Saint-Saëns Symphony No. 3 / Debussy: La Mer / Ibert: Escales Berj Zamkochian
Dear HIGHRESAUDIO Visitor,
due to territorial constraints and also different releases dates in each country you currently can`t purchase this album. We are updating our release dates twice a week. So, please feel free to check from time-to-time, if the album is available for your country.
We suggest, that you bookmark the album and use our Short List function.
Thank you for your understanding and patience.
Yours sincerely, HIGHRESAUDIO
- Camille Saint-Saëns (1835-1921): Symphonie No.3 in C Minor, Op. 78"Organ"
- 1Adagio - Allegro moderato (I)09:53
- 2Poco adagio09:36
- 3Allegro moderato - Presto (II)07:33
- 4Maestoso - Allegro07:40
- Claude Debussy (1862–1918): La Mer:
- 5De l'aube à midi sur la mer08:37
- 6Jeux de vagues06:15
- 7Dialogue du vent et de la mer07:58
- Jacques Ibert (1890-1962): Escales (Ports of Call):
- 8Rome-Palermo: Calme06:34
- 9Tunis-Nefta: Modéré très rythmé02:42
- 10Valencia: Animé06:04
Info for Saint-Saëns Symphony No. 3 / Debussy: La Mer / Ibert: Escales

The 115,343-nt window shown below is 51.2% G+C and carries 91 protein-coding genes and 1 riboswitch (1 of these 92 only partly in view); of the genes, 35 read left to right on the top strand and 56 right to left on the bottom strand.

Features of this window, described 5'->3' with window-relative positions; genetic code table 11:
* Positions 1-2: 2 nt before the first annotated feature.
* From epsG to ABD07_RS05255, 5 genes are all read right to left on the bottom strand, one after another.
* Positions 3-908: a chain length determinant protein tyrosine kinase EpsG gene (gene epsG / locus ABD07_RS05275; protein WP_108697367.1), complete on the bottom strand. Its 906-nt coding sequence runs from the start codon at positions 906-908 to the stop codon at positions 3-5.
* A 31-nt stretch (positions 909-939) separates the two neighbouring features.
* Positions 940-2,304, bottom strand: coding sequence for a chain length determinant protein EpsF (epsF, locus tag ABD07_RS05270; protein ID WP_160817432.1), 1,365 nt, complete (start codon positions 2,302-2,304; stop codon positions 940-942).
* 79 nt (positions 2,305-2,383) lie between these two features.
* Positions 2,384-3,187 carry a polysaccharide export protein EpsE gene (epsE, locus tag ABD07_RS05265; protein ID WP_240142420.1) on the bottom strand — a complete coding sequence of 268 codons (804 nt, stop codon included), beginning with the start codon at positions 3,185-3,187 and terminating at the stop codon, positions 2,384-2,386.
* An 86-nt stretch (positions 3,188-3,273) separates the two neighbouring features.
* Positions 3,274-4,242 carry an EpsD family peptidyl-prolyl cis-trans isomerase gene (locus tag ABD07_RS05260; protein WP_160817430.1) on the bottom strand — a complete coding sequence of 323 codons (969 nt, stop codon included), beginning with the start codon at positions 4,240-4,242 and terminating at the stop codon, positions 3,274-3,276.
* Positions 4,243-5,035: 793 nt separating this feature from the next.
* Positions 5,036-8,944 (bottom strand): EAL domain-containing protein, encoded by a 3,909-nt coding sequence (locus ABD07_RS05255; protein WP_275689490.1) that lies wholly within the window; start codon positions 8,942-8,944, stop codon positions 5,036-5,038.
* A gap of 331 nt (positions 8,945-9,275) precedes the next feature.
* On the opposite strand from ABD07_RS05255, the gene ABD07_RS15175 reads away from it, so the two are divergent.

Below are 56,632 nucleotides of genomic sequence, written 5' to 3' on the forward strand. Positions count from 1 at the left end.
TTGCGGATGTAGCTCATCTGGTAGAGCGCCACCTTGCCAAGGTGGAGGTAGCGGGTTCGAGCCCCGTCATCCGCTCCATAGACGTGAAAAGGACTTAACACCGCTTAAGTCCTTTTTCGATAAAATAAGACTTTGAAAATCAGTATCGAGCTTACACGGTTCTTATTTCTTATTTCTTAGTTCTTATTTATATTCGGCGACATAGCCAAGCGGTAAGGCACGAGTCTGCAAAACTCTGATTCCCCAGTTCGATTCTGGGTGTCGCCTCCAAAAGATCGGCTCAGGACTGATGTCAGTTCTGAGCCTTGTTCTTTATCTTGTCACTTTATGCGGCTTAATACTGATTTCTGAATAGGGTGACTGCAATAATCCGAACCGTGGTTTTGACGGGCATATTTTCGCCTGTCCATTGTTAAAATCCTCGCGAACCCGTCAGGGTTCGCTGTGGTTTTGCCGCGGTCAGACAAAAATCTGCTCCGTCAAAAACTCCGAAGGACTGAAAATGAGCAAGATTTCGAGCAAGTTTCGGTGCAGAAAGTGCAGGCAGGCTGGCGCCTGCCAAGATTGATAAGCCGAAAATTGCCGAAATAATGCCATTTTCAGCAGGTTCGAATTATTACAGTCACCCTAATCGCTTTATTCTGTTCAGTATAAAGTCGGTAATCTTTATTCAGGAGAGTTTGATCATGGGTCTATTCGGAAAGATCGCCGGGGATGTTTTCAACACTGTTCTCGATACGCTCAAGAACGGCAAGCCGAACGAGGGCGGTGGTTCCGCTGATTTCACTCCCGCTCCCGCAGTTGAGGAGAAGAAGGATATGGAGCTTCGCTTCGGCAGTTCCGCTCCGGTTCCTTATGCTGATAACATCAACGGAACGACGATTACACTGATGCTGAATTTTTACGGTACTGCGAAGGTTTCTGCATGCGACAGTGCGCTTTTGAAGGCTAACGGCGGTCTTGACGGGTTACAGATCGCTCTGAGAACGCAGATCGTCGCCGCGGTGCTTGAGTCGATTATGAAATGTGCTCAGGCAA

Still the greatest recording of the Organ Symphony ever made, this latest remastering sounds even grander than the previous Living Stereo incarnation, with a more present and bass-rich organ making a positively cataclysmic experience out of the finale (sound sample attached). Fun as the loud bits are, to be honest it’s the sweetness of the strings in the slow movement, and the amazing way Munch gets the orchestra to really dig into the agitated rhythm of the first movement’s main theme, that together set the seal on this interpretation. He gives the theoretically cooly “classical” Saint-Saëns a remarkable range of expressive depth.
Neither the Debussy nor the Ibert were as brightly recorded, but the same general observations apply to this remastering. Munch’s Debussy seldom has impressed me as much as his Ravel, well regarded though it is, and I find this La Mer a bit on the hum-drum side, with surprisingly ineffective climaxes at the ends of the outer movements (where is the tam-tam when you need it?). The Ibert, on the other hand, is as colorful and festive as anyone could want. Does anyone even play this piece anymore? What a pity, as it’s great fun. So, although this is a bit of a mixed bag, it has the best Organ Symphony ever, and that’s well worth the cost of admission.“ (David Hurwitz, ClassicsToday.com)
Berj Zamkochian, organ
Ralph Gomberg, oboe (on tracks 8-10) Boston Symphony Orchestra
Charles Munch, conductor
Recorded in 1956 and 1959
Engineered by Lewis Layton
Produced by Richard Mohr
No albums found.
No biography found.